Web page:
H.B. 148 Vehicle Idling Revisions

Idle Free is a popular air quality campaign in Utah. It’s simple and straightforward: Don’t idle. Eight Utah cities currently have an idle-free ordinance on the books: Salt Lake City, Park City, Logan, Alta, Holladay, Murray, Sandy and Cottonwood Heights.

More cities are interested in the program, but are hindered by enforcement issues due to an ambiguous 2012 state law which many say defeats the intended purpose of reducing emissions from idling vehicles.

Rep. Patrice Arent (D-Millcreek), is running HB 148, which will repeal the idling provisions written in this state law.

 

H.C.R. 3 Concurrent Resolution Urging the Environmental Protection Agency to Update Switcher Locomotive Emission Standards &

H.B. 98 Freight Switcher Emissions Mitigation

Last year, Representative Steve Handy (R-Layton) ran a bill that would help address a significant source of air pollution in our valley—pollution from freight switcher locomotives (See CATALYST, March 2018). Freight switchers are locomotives that shuttle train cars around rail yards before they’re shipped across the country. Each unit comes with a price tag of over $1.5 million and a useful life of up to 60 years.

The ones operating in our non-attainment areas are extremely dirty tier 0 and tier 0+ engines. The current standard for these locomotives is 80-90% cleaner, but under the Clean Air Act, the state can’t require the companies that own and operate them to upgrade to a cleaner engine.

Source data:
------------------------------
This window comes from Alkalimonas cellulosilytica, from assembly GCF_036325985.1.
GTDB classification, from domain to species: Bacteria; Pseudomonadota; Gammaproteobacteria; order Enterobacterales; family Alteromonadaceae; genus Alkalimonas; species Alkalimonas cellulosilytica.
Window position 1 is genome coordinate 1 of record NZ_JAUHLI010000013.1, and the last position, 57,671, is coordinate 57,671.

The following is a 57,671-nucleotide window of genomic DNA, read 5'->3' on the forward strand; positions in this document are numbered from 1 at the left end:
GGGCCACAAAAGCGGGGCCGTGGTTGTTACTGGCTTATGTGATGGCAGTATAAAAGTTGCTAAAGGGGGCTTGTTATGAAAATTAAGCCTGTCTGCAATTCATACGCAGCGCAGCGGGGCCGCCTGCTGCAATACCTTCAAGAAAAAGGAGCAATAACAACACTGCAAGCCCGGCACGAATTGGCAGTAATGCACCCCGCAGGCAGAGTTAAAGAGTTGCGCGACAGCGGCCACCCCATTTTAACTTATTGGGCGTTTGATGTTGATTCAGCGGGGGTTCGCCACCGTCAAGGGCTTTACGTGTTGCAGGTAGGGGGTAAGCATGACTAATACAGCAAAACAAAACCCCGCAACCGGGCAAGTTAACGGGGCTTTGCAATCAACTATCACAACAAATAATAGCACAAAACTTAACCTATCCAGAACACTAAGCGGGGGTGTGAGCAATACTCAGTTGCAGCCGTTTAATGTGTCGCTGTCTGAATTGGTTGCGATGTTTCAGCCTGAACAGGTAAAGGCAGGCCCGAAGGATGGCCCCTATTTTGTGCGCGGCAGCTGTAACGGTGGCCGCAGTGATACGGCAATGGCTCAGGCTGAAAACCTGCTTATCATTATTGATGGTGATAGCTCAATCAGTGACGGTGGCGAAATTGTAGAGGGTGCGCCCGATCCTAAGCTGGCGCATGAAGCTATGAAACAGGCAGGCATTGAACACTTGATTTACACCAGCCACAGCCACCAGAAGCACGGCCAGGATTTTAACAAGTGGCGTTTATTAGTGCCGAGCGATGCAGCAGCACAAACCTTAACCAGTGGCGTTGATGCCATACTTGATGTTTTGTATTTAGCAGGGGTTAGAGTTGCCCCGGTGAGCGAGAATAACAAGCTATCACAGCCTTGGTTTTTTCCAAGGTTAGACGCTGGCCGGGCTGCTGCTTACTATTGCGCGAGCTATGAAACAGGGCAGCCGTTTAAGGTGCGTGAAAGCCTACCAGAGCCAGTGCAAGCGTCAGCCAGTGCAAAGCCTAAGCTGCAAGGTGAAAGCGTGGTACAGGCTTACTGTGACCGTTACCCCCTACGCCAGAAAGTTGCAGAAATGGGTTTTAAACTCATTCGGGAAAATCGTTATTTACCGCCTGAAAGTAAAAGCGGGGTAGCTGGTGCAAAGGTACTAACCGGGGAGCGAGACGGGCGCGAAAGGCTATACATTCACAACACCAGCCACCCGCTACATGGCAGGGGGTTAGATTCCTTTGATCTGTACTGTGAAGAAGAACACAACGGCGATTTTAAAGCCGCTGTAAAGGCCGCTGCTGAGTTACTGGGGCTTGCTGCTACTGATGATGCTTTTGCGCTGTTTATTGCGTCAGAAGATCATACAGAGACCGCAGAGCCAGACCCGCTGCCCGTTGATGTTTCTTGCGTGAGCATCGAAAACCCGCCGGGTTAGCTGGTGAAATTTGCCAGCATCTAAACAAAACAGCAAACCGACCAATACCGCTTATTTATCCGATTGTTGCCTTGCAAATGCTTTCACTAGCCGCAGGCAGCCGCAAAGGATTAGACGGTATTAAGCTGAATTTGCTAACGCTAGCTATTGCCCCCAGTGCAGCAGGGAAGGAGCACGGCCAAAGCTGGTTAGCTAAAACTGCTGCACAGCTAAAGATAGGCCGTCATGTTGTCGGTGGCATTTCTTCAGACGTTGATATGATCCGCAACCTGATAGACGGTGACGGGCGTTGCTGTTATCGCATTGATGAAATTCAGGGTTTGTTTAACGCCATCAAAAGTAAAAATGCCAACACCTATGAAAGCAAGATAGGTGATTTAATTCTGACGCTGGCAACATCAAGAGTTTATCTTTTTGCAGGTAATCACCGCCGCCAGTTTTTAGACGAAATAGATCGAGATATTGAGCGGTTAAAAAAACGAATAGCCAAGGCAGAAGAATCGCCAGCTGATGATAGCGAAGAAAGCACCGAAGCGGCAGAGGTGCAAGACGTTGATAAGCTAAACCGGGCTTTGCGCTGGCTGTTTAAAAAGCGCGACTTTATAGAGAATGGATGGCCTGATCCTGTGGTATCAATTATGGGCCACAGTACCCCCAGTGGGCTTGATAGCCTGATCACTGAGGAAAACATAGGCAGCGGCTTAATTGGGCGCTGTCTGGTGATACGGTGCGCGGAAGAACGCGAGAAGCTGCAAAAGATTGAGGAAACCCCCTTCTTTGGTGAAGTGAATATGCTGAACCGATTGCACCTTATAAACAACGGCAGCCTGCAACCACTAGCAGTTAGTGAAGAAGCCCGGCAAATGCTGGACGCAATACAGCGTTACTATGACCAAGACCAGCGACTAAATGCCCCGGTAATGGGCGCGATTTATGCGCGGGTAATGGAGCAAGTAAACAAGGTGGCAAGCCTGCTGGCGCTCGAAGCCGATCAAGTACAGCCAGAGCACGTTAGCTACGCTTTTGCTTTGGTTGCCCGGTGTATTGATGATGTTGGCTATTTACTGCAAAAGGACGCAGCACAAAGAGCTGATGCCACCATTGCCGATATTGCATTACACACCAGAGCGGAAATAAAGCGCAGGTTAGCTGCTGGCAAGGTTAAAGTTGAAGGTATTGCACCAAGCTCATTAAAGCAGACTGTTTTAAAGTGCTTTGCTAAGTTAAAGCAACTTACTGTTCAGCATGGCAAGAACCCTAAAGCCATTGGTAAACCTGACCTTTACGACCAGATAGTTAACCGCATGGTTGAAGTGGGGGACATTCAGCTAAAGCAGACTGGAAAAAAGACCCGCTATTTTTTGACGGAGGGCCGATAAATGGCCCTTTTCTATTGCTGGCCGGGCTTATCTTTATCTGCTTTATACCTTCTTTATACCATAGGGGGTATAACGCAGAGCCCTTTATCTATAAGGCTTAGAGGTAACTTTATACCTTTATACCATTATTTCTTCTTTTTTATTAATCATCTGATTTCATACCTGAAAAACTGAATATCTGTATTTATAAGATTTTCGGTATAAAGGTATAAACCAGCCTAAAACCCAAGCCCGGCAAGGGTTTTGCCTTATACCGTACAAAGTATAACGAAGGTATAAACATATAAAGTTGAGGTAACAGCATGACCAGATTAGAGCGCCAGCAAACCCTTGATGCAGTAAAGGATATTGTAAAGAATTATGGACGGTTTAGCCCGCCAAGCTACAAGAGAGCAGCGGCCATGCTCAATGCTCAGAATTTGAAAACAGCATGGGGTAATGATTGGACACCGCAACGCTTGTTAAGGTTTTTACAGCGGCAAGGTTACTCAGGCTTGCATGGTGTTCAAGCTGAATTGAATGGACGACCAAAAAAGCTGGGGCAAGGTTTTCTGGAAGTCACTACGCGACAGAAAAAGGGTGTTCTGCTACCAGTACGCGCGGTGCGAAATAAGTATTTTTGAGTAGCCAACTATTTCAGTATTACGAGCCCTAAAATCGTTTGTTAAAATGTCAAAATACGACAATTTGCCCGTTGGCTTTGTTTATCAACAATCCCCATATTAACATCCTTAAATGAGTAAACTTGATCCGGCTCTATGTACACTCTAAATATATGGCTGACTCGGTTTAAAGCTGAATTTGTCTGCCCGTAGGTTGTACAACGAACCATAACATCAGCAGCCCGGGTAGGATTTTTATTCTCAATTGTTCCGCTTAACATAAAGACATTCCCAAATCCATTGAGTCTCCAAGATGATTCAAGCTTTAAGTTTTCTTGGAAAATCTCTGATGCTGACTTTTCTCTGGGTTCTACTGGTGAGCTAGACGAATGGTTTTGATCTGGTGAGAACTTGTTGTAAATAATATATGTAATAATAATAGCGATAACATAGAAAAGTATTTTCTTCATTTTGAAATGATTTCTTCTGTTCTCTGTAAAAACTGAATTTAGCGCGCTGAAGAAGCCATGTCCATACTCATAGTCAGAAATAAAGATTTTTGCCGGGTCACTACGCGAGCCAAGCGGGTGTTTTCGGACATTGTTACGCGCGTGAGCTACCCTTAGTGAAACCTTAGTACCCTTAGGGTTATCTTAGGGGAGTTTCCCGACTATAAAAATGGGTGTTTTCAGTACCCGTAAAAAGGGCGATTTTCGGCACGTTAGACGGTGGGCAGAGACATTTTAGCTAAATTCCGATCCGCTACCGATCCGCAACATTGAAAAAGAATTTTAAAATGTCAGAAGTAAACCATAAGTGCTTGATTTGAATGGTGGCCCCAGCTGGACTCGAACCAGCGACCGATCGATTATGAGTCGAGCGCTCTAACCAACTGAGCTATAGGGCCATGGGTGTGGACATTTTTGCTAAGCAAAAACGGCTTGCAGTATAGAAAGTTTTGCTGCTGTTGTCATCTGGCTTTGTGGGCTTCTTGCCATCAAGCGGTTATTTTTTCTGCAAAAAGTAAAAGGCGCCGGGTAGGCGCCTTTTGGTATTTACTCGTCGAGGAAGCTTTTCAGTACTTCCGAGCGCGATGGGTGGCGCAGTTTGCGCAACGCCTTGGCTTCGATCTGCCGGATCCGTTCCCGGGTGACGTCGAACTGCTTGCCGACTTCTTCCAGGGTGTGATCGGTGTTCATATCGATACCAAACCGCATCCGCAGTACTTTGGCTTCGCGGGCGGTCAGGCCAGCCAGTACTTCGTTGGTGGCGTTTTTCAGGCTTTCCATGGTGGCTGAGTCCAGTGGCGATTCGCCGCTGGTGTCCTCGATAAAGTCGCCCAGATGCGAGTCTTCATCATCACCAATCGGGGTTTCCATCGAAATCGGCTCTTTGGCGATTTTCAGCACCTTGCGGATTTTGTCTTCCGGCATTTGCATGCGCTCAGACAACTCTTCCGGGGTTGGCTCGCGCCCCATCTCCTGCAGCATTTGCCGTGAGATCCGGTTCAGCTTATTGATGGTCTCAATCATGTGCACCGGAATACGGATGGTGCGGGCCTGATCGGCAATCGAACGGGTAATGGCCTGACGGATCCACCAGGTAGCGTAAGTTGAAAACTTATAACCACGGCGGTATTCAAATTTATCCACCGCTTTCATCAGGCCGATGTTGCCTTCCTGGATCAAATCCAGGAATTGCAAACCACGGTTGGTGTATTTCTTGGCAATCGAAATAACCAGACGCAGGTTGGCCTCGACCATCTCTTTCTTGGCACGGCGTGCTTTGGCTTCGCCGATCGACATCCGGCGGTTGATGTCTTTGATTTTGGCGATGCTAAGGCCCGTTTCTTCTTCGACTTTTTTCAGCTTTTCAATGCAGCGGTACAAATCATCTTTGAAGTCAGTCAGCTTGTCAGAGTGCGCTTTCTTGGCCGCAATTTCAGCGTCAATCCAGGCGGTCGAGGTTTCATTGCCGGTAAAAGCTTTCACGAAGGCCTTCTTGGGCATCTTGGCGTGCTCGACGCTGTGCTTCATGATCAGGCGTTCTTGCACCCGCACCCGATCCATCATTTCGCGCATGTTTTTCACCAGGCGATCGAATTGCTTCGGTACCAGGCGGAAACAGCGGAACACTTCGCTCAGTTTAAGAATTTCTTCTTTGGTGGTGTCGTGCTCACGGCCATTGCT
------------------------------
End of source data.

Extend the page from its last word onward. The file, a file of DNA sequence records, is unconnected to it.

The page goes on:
Representative Handy is addressing air pollution from freight switchers with two bills this session. He is bringing back his bill from last year, HB 98, which will create a funding mechanism to upgrade up to three of these engines. He is also bringing a separate resolution, calling on the Environmental Protection Agency to set stricter emissions standards for locomotives. This resolution, HCR 003, acknowledges that the Clean Air Act prohibits states from adopting more stringent emissions standards for switcher locomotives, and recognizes that higher emissions standards for these locomotives would reduce harmful air pollution in our non-attainment areas.

 

H.C.R. 2 Concurrent Resolution Supporting Renewable and Sustainable Energy Options to Promote Rural Economic Development

H.C.R. 11 Concurrent Resolution Encouraging the Purchase of Tier 3 Gasoline

H.C.R. 13 Concurrent Resolution Encouraging Utah Refiners to Manufacture Tier 3 Gasoline to Improve Air Quality

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One Plus One and the 11th Annual Declaration for Idle Free In Utah

One plus one and the 11th Annual Declaration for Idle Free In Utah

What does eleven mean?  One more than ten and yet, in 2018, it means in one year so much can happen.  Does one year make a difference?  I think it can. The collective of many “ones” seems to be the spirit of Utah and the Idle Free movement.  It began with one person talking with another about the pollution that they could see, taste, feel and smell.  The questions grew from one to many, ”what is this black smoke we are seeing coming out of tailpipes?”, and “If it is burning my nose, lungs and eyes, what does that mean long-term for my health and the health of our children’s developing bodies?”  The questions kept coming and the Idle Free movement grew out of the biggest question, “Why Idle?” The question was asked in one fifth-grade classroom in Holladay, and responded to by one teacher, Patti White. Her students asked why the school buses were idling at neighborhood stops and schools zones?  They wanted an answer. And a solution.